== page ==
“The Magic Show,” Friend, Sept. 1976, 46
It was the most exciting thing to happen that fall or any fall. “I just have to go, Mama,” Kate insisted. But Mama said no.
“Please, Mama. I’ve wanted to be a magician all my life, well, anyway, ever since I read that magic book Papa brought me.”
“I know, Kate,” Mama said. “I’m truly sorry and I wish it were possible, but Papa has to go into town to see the lawyer about the pastureland, and I have an appointment with the doctor. That leaves only you to stay with Sarah.”
Mama put her hand gently on her daughter’s head. “You know she can’t go outside until she’s better. You heard what the doctor said about keeping her from chilling.”
I heard him all right, Kate thought. It’s just that I hoped I could find a way to see the magic show.
Sarah coughed upstairs in the loft where she lay on a straw bed covered with warm quilts and a comforter. “Mama,” she called.
Mama said, “You go, will you please, Kate, and see what she wants? Papa’s waiting for me in the wagon.”
Kate went slowly up the ladder to the loft. She looked out the window and saw the wagon pulling away, raising a cloud of dust behind it. She felt her eyes sting when she thought of the magic show and all the excitement in town.
She could just see the bright red wagon with its bells and silver trim pulled by prancing white horses. There would probably be a silver awning over the driver, who would be the magician himself. He would be wearing a tall hat with gold tassels, very tight pants, and black shiny boots. And his long, expressive hands would be able to fool everyone who came to watch. Everyone except maybe Kate. She knew from reading her book how some of the tricks were done.
“What is it?” she asked Sarah impatiently.
“I …” Sarah began. Then suddenly she turned her face to the wall, but not before Kate saw the quick tears come into her eyes.
“I’m sorry,” Kate apologized. She sat on the bed and took Sarah’s hot hands into hers. “I didn’t mean to be cross. Now what can I get for you? A piece of cloud? A chunk of the barn roof?”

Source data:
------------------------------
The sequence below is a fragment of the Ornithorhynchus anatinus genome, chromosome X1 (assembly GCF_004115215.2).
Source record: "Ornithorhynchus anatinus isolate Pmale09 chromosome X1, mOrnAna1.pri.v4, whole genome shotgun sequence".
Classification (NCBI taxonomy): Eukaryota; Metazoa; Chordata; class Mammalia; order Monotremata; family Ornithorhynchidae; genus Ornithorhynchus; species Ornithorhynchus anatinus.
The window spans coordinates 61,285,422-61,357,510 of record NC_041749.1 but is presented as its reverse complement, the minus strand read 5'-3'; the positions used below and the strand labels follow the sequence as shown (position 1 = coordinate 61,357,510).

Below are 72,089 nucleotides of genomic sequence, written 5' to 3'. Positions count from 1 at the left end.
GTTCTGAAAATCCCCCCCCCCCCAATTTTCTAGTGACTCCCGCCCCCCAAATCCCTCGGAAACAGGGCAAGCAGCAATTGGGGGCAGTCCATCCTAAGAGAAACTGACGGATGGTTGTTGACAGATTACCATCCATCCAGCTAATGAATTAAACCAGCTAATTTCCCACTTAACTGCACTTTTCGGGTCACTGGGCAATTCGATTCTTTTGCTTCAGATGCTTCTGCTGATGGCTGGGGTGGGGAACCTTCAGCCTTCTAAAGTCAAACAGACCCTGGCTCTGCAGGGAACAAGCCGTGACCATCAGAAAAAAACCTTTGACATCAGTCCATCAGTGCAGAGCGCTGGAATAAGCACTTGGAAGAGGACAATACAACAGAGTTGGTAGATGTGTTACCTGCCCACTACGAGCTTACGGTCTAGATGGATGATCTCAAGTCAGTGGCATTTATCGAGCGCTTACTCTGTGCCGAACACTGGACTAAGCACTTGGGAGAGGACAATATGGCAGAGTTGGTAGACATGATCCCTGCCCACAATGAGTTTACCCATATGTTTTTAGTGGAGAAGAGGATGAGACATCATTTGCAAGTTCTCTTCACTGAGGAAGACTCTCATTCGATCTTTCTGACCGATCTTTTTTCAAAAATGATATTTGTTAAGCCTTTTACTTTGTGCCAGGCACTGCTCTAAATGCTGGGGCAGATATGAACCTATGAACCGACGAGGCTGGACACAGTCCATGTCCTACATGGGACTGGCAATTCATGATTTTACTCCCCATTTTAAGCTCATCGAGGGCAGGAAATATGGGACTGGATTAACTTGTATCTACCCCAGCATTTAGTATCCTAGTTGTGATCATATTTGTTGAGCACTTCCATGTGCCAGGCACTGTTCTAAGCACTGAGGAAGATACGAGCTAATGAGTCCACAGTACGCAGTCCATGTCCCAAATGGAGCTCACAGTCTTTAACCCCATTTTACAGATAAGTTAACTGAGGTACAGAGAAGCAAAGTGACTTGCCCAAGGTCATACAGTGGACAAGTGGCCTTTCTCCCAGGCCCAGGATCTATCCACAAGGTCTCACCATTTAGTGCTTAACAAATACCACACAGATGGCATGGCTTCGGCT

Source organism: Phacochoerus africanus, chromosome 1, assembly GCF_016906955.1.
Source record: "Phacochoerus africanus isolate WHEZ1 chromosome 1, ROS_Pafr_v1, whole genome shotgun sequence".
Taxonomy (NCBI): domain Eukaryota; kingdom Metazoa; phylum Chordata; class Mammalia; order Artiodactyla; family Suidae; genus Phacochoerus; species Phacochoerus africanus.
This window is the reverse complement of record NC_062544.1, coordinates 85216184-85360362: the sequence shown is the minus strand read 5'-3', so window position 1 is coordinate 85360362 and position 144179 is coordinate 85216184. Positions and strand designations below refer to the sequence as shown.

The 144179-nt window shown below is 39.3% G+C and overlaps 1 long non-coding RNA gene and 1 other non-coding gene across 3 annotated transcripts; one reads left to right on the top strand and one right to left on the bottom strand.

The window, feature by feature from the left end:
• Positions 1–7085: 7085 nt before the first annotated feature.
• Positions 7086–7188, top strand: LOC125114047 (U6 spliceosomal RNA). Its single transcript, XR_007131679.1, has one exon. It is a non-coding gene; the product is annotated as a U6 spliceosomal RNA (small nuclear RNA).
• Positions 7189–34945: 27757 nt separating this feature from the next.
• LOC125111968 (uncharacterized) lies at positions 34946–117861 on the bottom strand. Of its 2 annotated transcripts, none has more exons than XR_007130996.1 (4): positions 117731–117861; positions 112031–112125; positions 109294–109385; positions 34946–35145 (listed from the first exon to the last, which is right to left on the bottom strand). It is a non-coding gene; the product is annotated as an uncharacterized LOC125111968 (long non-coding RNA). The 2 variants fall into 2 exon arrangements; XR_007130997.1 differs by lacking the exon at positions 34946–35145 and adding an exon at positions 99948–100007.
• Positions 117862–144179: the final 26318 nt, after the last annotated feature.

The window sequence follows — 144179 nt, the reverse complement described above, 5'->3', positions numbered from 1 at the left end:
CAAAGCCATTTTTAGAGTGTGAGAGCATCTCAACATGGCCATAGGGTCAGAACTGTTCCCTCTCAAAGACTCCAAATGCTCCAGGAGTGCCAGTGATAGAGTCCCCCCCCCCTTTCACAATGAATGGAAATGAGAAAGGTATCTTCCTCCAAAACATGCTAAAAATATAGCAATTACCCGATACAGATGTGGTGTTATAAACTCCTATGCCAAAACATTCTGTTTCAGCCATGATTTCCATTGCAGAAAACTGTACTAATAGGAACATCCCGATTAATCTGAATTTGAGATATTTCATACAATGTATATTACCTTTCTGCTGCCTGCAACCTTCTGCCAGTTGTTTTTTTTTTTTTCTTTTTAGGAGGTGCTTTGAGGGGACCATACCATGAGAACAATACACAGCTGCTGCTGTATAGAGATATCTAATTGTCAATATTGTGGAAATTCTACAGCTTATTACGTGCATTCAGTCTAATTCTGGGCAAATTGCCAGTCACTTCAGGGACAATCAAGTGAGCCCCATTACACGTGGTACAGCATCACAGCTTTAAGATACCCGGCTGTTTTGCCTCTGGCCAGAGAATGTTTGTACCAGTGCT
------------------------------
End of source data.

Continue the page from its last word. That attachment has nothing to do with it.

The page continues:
“Kate,” Sarah said, trying to match her sister’s smile, “all I want is a drink of water.”
“I guess I can manage that,” Kate said. She went down the ladder and out to the well. As she brought the sloshing bucket up, Kate thought she heard someone behind her. She turned and was startled to see an elderly man standing there.
“I didn’t mean to frighten you,” the stranger said. He had a long gray beard and wore a huge floppy hat that let long wisps of hair fly out behind. “I just wondered if you could spare some water for me and my horse over there.”
Kate turned to look where he was pointing. A tired horse and an old wagon stood at the edge of the clearing.
“He’s come up lame,” the man said.
“Here,” said Kate, “you can get a drink from this bucket and your horse can drink from the trough. Then we’ll take him into the barn where I can look at his hoof. I’m pretty good with horses.”
The old man unhitched the old horse and let it drink before leading it to a stall. Kate brought some medicine and bandages. Gently she talked to the horse while applying some ointment. Then she expertly wrapped the leg with white strips of cotton cloth. “He’ll be all right now,” she announced, “but you better let him rest a little while.”
“You’ve done a good job,” he said. “Never saw a horse doctor do better. I’ll just settle down here for a bit and keep him company.”